Tackling Victoria’s children in out-of-home care crisis

Published

March 19, 2021

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The best answer to Victoria’s child protection crisis is early support for families.

Early intervention to help keep families with children together in Victoria will help stem the rising numbers of children in out-of-home care which has doubled in the past decade. This is the message from Uniting Vic.Tas Executive General Manager Operations Silvia Alberti in a column for this month’s Parity magazine.

“Children do not want to be removed from their family, but they want and need to be safe, cared for, and supported. Parents want to be able to care for their children and give them what they need but some parents need support to be able to do this.”

“There have been many reports on the child and family services systems…Behind every number quoted, every statistic mentioned in these reports, is a child. Behind them, a family. Every single one who matters, who is important and deserving of more care and the opportunity to thrive.

“In other Australian states and internationally, funding family services to support parents intensively and early when they most need help has made the most significant difference in reducing the number of children that are removed and placed in out-of-home care.”

Read more from Silvia

 

Not your average childhood: Growing up in out-of-home care

In a column for this month’s Parity magazine, Barry* who has been in out-of-home care since 2018 bravely told his story to us and shared his experiences within Victoria’s child protection system.

“My family is as dysfunctional as the Gallagher’s from (the TV program) Shameless, but that doesn’t mean I want to forget my roots. Family remains family. My experiences have meant that neither of my parents were able to be responsible for me.”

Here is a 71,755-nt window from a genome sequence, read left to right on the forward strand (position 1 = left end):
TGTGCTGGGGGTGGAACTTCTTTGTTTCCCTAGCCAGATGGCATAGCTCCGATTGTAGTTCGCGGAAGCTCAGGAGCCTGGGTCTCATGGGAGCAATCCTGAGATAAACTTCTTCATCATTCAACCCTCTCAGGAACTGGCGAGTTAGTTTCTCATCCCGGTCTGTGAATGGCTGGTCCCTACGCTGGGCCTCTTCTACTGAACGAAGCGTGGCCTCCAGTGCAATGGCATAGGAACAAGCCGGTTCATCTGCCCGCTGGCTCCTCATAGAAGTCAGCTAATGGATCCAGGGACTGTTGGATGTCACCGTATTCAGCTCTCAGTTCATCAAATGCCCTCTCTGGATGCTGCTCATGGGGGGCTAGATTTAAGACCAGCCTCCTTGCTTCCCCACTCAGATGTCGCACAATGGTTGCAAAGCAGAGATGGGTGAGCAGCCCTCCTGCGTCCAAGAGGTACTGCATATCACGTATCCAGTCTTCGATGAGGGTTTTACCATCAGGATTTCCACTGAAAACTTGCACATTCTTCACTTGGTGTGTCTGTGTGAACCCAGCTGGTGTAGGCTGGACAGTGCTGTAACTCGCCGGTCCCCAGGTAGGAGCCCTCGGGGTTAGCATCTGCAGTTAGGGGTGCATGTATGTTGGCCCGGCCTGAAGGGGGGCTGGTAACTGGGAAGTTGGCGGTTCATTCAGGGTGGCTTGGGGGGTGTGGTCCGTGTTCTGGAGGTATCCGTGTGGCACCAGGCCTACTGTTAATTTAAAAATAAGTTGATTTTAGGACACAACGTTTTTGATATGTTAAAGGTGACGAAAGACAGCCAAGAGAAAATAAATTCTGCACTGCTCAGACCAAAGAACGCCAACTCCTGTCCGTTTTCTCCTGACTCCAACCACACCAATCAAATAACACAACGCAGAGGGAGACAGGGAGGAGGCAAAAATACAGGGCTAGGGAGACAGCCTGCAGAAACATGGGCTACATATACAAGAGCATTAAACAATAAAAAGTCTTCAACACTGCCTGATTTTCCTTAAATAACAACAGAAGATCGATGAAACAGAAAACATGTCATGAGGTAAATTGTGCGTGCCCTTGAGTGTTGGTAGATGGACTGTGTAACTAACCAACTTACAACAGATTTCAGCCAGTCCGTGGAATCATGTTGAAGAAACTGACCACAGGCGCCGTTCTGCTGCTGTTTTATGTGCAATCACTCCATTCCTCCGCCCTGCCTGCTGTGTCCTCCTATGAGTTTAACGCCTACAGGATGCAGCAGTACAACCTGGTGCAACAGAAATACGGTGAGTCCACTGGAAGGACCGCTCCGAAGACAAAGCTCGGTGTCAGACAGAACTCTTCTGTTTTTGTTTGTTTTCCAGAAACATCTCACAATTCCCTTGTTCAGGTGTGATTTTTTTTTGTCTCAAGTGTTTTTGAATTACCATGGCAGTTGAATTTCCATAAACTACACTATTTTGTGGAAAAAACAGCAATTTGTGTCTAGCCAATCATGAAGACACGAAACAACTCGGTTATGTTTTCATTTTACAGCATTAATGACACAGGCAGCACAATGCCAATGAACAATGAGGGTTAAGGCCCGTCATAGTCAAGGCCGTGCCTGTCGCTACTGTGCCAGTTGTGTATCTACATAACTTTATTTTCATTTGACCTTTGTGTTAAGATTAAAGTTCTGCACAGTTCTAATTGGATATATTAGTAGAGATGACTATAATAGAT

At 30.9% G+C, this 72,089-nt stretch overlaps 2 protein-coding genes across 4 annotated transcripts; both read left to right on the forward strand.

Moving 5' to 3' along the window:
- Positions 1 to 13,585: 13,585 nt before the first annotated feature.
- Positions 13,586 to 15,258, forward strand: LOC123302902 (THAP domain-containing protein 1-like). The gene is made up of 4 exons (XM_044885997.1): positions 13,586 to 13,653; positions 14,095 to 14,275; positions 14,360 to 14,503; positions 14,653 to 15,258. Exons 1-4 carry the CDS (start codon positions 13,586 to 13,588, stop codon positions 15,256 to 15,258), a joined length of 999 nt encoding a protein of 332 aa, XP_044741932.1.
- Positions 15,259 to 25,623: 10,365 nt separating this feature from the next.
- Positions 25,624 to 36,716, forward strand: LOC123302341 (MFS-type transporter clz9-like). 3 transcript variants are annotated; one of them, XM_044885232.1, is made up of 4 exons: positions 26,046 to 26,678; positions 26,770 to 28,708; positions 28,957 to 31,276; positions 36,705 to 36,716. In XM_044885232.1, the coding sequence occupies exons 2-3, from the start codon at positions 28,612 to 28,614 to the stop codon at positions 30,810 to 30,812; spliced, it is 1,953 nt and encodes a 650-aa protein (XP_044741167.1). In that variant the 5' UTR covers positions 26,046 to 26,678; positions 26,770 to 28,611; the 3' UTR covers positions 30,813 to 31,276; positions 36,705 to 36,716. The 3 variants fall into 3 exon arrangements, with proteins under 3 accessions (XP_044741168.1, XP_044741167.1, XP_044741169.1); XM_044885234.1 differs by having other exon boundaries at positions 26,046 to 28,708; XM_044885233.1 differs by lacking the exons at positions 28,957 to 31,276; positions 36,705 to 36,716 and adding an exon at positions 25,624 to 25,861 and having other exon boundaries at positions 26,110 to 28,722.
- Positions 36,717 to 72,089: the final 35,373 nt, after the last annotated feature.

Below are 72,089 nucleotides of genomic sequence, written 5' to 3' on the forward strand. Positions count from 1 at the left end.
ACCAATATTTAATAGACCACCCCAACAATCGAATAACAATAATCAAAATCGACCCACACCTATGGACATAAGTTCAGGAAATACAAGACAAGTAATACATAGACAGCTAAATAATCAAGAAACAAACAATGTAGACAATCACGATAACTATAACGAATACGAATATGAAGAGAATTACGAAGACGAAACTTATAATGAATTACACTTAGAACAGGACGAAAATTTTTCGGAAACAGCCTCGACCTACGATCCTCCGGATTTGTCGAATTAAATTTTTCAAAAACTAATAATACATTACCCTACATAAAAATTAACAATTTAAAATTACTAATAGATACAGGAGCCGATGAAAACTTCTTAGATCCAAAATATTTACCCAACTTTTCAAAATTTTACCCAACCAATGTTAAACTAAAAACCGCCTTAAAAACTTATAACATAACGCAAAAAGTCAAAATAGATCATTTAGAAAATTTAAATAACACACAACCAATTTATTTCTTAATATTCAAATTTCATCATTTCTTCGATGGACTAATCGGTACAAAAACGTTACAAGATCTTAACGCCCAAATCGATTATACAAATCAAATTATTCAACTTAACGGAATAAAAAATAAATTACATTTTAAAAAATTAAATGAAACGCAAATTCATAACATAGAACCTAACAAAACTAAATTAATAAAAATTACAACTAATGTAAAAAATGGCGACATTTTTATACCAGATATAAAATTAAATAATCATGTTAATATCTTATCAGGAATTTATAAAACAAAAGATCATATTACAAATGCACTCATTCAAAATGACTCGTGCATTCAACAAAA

“When (I was told) I was going to a residential care unit…I tried everything not to go (but) residential care has and always will be a big part of my life. It’s been crucial to my development (and) has made me the person I am today.

“(Residential care) has given me a temporary family (but) when the day comes that I move on, I don’t think I’ll be ready for it. I don’t know if I’ll ever be ready to be alone. It’s going to be a really hard day.”

Read more from Barry

 

Helping children with their transition into adulthood will change lives

Uniting Vic.Tas Manager Therapeutic Services Residential Care, Adela Homes, who has worked in child protection for almost five decades, says extending the age young people can remain in out-of-home care from 18 to 21 as part of the Home Stretch program and supporting their transition into adulthood will change lives.

“To achieve positive outcomes for young people, they must first be ready to be independent. They must have had an opportunity to trust safely, to live in a stable environment, heal past trauma, and understand what it means to co-exist with others. Unfortunately for young people in out-of-home care, this is rarely their experience.

“We have known for the past 25 years that adverse childhood experiences constitute a type of complex trauma and that the neurobiological impacts arising from experiences of abuse and extreme neglect cause persistent neurobiological, physiological, and psychological impacts.”

“Beginning with early intervention with at-risk families and cascading through out‑of‑home care, family reunification and leaving care, the care journey must reflect and respond to the individual needs of each young person.”

Read more from Adela

 

 

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